Vicki Kennedy Headlines UCSF Panel About Brain Tumors

By Jason Bardi on October 26, 2011
A UCSF panel talks about caring for patients with brain cancer.

Mitchel Berger, professor and chair of the Department of Neurological Surgery, left, talks about caring for patients with brain cancer and their caregivers during a panel discussion featuring Vicki Kennedy, right.

Long before the term “patient-centered” became a common catch phrase in health care systems nationwide, UCSF Medical Center was leading efforts to develop patient-centered programs and to design patient-centered curricula for the next generation of doctors.

Now the Department of Neurological Surgery at UCSF is seeking to improve care for people with brain tumors by actively engaging patients’ families, friends and others who take a central role in helping their loved ones through brain cancer. When people with brain tumors are treated at UCSF, new programs in this department will aim to increasingly engage and embrace these “caregivers,” helping them to fulfill their needs.

"To effectively confront cancer, future hospitals and clinics will have to take every possible approach – whether that means training the best doctors, offering the most skilled surgeons and oncologists, designing and testing new drugs and therapeutic approaches, or engaging patients and caregivers on every level," said UCSF Chancellor Susan Desmond-Hellmann, MD, MPH, who kicked off a special event focused on patients and caregivers this month on the UCSF Mission Bay campus.

"UCSF's Department of Neurological Surgery is a great example of how it's possible for a truly comprehensive approach like this to come together under one roof," she added.

Hosted by the Department of Neurological Surgery and the UCSF Helen Diller Family Comprehensive Cancer Center, the caregiver event featured a panel headlined by Vicki Kennedy, an attorney, health care reform advocate, and caregiver; and Mitchel Berger, MD, professor and chair of the department. One of the world's top neurosurgeons, Berger leads one of the best neurosurgery programs in the country, according to US News & World Report.

Vicki Kennedy talks about her late husband, Sen. Edward Kennedy, at UCSF.

Vicki Kennedy talks about caring for her late husband, Sen. Edward Kennedy, who died of brain cancer.

For 15 months, Kennedy was caregiver to her late husband, Sen. Edward M. Kennedy, who was diagnosed with brain cancer in May 2008, after he suffered a seizure one morning when they were ready to take the first sailing trip of the season from their Hyannisport home. It was a moment Mrs. Kennedy would not forget.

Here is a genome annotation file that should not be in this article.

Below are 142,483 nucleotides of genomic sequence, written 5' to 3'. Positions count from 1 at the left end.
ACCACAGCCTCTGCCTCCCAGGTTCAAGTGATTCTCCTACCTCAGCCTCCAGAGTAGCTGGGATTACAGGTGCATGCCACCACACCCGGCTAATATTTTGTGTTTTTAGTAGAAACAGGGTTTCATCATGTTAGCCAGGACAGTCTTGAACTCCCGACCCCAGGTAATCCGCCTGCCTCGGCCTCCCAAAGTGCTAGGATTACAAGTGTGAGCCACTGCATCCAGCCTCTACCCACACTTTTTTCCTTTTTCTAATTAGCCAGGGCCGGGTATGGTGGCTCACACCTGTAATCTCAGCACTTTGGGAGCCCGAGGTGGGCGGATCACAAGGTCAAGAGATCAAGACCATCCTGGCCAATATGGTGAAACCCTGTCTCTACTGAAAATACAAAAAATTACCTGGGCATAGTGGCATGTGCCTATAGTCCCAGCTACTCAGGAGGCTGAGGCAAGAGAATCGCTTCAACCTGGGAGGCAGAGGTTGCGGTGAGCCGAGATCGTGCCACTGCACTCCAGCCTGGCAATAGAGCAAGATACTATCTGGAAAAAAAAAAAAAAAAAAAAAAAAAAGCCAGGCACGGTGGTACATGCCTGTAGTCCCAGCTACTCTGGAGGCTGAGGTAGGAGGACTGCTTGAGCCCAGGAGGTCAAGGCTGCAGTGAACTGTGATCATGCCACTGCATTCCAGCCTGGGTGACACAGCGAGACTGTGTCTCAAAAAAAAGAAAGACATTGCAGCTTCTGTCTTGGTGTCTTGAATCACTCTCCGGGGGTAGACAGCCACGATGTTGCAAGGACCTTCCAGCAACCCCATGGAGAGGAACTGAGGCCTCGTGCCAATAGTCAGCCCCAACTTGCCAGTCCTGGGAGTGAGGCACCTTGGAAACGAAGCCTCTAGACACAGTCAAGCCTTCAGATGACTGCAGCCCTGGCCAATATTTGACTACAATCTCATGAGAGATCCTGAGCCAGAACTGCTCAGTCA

“He got up from the table, just before we were ready to eat breakfast and said he was going to take the dogs out for a walk,” Kennedy recounted during the event last week. “He never made it outside to take the dogs out for a walk – it was that quick.”

Kennedy described the day as a roller coaster as it unfolded. She went on to discuss how much she and the late senator accomplished in the next 15 months, voting on a Medicare bill, giving a speech in Denver at the Democratic National Convention, and attending President Obama's inauguration in 2009.

While she was focused on him and his well-being, he was focused on continuing to fulfill his responsibilities as a longtime public servant. He did not shy away from his prominence in the public eye, even though the news reports surrounding his health status amplified media scrutiny.

Though this aspect of their story was uniquely different from anyone else’s in the audience, Kennedy sought throughout her talk to emphasize the common ground she stood upon with the other caregivers and cancer patients at the UCSF event.

The Need to Engage Caregivers

In introducing the panel, Berger reflected on how as a surgeon, he was always focused on safely and effectively removing brain tumors in the operating room. A few years ago, however, the husband of one of his patients turned his thinking around by pointing out that while his wife received great care, nobody was seeing to his needs, as caregiver.

“He challenged me,” Berger said. “I started to think about it, and I began to realize that we have been remiss as physicians in our responsibility for caregiving.”

In response to this conversation, Berger and his colleagues won a grant from a private foundation to make a training video aimed at patients and their loved ones that explored the topic of how to be a good caregiver. They sent this video to every neurosurgeon and neuro-oncologist in the country. That was only the beginning.